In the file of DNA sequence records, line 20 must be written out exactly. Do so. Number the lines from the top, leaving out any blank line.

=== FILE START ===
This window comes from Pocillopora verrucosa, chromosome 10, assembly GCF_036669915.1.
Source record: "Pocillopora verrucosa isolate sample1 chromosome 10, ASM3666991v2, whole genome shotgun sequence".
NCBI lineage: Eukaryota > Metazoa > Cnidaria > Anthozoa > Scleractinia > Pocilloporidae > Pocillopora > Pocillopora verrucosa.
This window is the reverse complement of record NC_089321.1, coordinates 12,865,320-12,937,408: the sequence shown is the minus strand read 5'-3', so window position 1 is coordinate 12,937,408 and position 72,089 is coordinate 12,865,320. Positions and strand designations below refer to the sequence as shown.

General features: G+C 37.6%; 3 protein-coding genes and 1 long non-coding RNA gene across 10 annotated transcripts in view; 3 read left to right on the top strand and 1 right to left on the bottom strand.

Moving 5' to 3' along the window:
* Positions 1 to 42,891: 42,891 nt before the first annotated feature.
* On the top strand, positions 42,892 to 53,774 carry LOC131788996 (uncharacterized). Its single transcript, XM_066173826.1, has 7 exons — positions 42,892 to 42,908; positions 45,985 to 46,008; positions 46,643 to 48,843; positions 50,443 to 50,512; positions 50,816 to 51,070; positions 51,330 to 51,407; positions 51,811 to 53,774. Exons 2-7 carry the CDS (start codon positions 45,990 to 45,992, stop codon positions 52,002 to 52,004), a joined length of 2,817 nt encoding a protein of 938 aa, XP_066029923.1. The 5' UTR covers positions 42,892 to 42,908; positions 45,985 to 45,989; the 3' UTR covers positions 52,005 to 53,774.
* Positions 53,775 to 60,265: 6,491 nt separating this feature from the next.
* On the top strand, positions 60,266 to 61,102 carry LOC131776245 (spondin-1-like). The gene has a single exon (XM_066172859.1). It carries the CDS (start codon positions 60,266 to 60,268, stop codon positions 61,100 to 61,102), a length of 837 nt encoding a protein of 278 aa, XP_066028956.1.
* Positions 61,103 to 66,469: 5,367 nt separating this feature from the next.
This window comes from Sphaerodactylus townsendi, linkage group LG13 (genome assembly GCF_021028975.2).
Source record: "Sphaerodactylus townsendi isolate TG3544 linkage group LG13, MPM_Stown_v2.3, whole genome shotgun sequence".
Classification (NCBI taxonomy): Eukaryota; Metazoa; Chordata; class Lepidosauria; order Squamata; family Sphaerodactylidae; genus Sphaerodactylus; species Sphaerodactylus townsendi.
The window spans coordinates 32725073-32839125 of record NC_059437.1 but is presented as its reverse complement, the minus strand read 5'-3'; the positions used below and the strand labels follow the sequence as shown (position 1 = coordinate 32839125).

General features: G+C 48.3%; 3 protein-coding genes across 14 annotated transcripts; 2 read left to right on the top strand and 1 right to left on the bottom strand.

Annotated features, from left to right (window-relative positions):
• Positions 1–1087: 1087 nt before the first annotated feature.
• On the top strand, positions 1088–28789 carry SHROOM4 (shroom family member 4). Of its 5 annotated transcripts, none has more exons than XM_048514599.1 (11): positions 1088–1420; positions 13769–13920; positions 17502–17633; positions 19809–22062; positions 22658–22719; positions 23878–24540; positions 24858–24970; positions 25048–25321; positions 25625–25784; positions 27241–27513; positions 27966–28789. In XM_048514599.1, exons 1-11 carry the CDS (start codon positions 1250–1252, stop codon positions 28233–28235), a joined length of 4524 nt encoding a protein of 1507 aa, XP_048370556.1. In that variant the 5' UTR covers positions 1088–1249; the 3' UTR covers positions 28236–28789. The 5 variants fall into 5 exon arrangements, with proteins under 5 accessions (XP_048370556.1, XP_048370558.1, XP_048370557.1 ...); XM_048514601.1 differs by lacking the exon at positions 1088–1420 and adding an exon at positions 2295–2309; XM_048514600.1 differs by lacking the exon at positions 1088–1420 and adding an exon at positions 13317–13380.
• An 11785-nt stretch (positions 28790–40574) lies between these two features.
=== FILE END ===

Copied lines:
• An 11785-nt stretch (positions 28790–40574) lies between these two features.